National Wildlife Areas (NWAs) are protected and managed according to the Wildlife Area Regulations under the Canada Wildlife Act. The primary purpose of NWAs is the protection and conservation of wildlife and their habitat. For this purpose, and according to the legislation, Environment Canada can prohibit all activities in a NWA that could interfere with the conservation of wildlife. Consequently, most NWAs are not accessible to the public and all activities are prohibited. Nonetheless, Environment Canada has the ability to authorize some activities, whether through public notice or the issuance of permits, as long as these are consistent with the management plan goals for the NWA. For more information, consult the NWAs Management and Activities section.
Access to the Cap Tourmente NWA is restricted to designated areas and times of the year, and subject to payment of an entrance fee. The following activities are permitted: hiking, nature observation and photography. Hunting for the Greater Snow Goose is permitted in the fall within the wildlife area with an Environment Canada permit. Public notices listing the activities permitted within the wildlife area are posted at area access points.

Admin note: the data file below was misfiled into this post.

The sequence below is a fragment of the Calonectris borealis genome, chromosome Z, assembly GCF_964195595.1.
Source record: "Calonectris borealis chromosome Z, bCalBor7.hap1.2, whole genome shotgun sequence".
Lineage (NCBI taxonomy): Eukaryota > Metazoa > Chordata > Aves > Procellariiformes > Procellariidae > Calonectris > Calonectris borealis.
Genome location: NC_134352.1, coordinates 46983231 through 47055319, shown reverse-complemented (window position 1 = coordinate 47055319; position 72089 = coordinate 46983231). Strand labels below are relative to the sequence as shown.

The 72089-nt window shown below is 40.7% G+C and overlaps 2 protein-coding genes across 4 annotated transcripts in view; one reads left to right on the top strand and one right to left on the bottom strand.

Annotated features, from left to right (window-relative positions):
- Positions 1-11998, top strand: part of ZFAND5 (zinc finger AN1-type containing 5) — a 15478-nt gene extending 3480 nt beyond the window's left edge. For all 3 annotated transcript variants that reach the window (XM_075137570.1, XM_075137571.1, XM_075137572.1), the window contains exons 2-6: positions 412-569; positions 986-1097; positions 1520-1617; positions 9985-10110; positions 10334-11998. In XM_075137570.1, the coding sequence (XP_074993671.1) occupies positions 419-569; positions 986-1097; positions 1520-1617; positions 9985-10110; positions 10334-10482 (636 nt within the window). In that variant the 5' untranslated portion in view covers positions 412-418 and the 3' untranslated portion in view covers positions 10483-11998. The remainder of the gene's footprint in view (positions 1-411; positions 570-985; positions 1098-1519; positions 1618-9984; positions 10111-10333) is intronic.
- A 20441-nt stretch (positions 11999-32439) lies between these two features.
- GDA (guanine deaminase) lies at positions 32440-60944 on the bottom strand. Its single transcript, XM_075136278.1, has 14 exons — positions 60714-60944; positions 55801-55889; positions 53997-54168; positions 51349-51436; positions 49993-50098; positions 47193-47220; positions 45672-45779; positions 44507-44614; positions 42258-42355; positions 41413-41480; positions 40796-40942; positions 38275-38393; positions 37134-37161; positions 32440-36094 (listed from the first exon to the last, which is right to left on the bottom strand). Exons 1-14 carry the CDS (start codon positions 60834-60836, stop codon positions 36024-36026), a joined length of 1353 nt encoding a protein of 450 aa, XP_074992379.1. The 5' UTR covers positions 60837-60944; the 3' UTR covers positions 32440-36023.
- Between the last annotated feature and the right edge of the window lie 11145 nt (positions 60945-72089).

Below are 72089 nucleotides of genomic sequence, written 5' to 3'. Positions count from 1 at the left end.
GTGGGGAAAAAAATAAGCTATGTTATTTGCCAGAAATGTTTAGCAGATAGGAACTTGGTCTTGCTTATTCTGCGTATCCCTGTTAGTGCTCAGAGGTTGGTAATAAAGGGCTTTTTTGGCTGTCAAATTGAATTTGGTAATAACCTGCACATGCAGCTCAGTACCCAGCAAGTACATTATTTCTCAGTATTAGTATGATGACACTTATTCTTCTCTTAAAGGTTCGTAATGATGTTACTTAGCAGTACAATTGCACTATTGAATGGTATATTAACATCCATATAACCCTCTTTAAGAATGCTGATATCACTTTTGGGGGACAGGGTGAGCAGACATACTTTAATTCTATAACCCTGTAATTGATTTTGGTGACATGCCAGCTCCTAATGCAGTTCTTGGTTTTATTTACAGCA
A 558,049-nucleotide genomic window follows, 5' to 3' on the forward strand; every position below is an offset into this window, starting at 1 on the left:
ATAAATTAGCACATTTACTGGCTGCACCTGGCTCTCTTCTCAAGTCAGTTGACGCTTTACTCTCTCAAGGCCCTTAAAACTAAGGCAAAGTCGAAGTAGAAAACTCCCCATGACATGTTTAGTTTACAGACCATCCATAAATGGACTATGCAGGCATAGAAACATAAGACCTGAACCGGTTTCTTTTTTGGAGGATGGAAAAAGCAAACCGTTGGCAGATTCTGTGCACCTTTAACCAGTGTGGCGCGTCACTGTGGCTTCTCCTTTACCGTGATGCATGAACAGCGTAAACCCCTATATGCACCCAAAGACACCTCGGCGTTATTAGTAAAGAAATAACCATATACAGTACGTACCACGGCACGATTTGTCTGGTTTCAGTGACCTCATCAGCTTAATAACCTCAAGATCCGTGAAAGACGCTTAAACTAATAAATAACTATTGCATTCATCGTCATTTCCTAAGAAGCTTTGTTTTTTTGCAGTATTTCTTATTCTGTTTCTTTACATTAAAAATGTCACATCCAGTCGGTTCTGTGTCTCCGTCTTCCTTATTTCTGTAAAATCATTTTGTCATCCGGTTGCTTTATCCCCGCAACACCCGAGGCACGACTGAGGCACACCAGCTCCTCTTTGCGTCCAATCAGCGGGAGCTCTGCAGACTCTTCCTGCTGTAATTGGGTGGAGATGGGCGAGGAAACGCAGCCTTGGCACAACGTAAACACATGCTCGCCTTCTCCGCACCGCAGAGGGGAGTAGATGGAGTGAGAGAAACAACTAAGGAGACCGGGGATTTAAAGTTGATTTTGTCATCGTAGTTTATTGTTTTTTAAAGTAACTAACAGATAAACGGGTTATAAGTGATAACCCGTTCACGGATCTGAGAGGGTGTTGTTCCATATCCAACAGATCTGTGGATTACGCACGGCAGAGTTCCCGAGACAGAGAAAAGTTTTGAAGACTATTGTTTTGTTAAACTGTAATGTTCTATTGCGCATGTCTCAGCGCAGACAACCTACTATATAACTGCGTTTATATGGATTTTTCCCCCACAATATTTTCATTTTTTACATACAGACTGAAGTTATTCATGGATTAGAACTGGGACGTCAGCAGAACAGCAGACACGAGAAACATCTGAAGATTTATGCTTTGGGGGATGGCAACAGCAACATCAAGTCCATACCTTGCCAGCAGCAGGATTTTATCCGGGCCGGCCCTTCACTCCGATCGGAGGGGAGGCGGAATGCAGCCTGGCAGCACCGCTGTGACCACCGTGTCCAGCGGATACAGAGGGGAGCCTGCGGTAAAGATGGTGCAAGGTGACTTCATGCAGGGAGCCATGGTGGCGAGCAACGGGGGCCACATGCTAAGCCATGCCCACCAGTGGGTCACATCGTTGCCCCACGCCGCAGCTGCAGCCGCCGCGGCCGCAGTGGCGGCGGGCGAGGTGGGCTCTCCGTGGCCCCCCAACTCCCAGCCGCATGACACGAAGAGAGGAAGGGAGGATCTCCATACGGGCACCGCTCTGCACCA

Permits may be issued for research activities in keeping with the priorities set out in the management plan for the wildlife area. Permits may also be issued for other conservation activities such as surveys, or the enhancement or restoration of habitat.
Priority will be given to collaborative activities with local agencies and organizations to promote the protection and the conservation of wildlife species and their habitat in the NWA. For example, initiatives could be launched or continued with the following entities: universities or research centers to address gaps in scientific knowledge; the province to implement recovery measures for species at risk (particularly those falling under provincial jurisdiction); or non-governmental organizations or municipal authorities to build public awareness of the wildlife area's objectives.
More information on access and permitting for Cap Tourmente NWA can be obtained by contacting the Environment Canada regional office.
Activities and interpretation services at the Cap Tourmente NWA are currently offered by the Association des Amis du cap Tourmente. Services offered to the public include outreach activities to build awareness of wildlife habitat conservation. The recommended visit duration is 2 to 4 hours.
General Information Brochure
A brochure providing general information on the Cap Tourmente NWA, including the activities and services offered to public, is available at the following link: Cap Tourmente - Nature as far as the eye can see! You also can consult the information below for a brief overview.
Activities and Services
The following services are offered to the general public from May to October:
- 20 km of hiking trails through a mosaic of habitats
- Interpretation centre: Information, exhibits and audiovisual presentations
- Discovery tools (BioKit, GeoTour, historical trail)
- Outdoor organized activities (for the general public, school groups and other groups)
- Picnic areas
From January to March:
- 6 km of winter hiking trails
- Network of bird feeders
- Welcome area and information in a heated building